The Sea-Wolf, one of Jack London’s best-known novels, is based in large part on his 1893 voyage aboard the Sophia Sutherland (or Sophie). Like the Ghost of the novel, the Sophie sailed to the far northern Pacific to hunt fur seals. London came away with the raw material for a novel. A decade later, the experience bore fruit in one of the most important works of the American seagoing tradition.
The sea-wolf of the novel’s title is Wolf Larsen, captain of a sealing schooner that rescues literary critic Humphrey Van Weyden after a collision in San Francisco Bay. Rather than return him to shore, however, Larsen forces Van Weyden into the role of cabin boy. As the Ghost crosses the North Pacific, Van Weyden must earn his sea legs and master such mundane tasks as washing pots and peeling potatoes. He must also learn to protect himself, as Larsen’s unpredictable episodes of savage cruelty have infected the entire crew.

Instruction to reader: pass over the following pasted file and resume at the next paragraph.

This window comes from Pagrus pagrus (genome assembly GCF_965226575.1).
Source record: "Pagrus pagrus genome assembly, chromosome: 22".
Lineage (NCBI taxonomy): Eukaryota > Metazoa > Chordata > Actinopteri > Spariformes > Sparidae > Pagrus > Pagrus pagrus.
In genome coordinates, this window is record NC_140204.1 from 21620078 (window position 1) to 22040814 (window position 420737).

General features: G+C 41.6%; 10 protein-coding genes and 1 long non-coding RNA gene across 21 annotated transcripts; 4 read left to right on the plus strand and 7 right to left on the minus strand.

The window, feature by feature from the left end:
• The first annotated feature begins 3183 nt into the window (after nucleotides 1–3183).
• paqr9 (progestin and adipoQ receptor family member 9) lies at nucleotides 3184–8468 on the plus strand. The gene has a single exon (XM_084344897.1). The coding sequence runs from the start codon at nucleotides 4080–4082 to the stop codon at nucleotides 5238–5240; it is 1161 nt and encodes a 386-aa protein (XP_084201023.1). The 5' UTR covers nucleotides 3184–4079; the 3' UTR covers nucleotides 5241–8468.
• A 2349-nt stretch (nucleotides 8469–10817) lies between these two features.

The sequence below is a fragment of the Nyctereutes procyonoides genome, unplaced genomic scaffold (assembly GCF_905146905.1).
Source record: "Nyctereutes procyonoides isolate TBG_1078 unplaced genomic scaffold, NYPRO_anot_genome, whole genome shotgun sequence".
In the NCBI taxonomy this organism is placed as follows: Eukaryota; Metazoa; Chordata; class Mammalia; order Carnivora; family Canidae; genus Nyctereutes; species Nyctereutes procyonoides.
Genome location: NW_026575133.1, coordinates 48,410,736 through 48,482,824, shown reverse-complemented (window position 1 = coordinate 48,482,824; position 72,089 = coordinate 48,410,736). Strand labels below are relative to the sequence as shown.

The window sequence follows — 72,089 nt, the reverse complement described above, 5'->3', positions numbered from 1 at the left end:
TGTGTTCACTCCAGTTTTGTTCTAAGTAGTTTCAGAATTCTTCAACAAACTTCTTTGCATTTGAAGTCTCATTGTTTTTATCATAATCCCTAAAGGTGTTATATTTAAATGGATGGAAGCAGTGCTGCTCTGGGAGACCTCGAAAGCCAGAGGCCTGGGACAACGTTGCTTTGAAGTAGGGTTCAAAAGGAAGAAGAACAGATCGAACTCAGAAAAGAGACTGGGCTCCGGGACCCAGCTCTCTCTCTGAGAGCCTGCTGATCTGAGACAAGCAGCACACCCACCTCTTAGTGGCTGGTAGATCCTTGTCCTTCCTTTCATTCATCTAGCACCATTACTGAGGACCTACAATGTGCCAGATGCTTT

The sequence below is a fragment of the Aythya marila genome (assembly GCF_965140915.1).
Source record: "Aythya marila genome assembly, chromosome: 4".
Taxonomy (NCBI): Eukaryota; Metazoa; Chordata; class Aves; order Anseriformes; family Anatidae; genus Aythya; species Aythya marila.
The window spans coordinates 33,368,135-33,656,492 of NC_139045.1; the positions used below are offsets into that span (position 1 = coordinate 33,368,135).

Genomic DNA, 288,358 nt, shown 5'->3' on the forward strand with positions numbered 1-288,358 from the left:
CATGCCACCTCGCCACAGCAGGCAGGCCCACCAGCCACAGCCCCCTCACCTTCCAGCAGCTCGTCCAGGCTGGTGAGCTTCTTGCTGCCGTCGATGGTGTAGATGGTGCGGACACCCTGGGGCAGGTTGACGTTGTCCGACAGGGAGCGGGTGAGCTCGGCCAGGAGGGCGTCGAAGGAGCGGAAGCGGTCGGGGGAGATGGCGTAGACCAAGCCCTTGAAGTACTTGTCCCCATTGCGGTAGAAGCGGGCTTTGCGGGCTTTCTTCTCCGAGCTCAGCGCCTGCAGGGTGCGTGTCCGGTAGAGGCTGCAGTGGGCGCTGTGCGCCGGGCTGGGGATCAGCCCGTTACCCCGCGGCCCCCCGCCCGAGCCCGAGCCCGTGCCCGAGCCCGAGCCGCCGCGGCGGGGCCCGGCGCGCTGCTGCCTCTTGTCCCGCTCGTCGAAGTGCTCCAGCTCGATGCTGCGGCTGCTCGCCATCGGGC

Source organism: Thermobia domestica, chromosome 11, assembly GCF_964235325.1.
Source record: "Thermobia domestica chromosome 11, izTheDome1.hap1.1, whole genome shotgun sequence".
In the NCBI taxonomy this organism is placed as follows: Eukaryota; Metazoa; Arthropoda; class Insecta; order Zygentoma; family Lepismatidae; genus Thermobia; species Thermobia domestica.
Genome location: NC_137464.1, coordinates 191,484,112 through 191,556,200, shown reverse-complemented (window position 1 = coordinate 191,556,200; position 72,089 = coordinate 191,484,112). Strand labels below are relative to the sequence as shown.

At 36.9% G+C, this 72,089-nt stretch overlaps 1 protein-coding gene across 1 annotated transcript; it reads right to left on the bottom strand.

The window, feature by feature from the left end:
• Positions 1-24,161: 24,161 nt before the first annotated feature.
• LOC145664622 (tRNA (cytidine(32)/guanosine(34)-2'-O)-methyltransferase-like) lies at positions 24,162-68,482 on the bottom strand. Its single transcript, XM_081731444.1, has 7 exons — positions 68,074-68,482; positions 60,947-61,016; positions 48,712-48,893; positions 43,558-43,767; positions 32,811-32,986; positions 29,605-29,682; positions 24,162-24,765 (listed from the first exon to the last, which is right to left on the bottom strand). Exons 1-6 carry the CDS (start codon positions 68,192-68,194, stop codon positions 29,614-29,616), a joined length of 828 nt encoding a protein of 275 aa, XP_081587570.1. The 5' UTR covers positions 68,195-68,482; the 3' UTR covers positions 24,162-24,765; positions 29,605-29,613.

At sea Larsen can play the tyrant as easily as any frontier lawman, but he is anything but petty. He is an educated man who justifies his violent nature with the concept (pioneered by scientist Charles Darwin) of the survival of the fittest. As he explains to Van Weyden, “The big eat the little that they may continue to move, the strong eat the weak that they may retain their strength.”
Attempted mutiny and violent brawls punctuate the voyage, and the...
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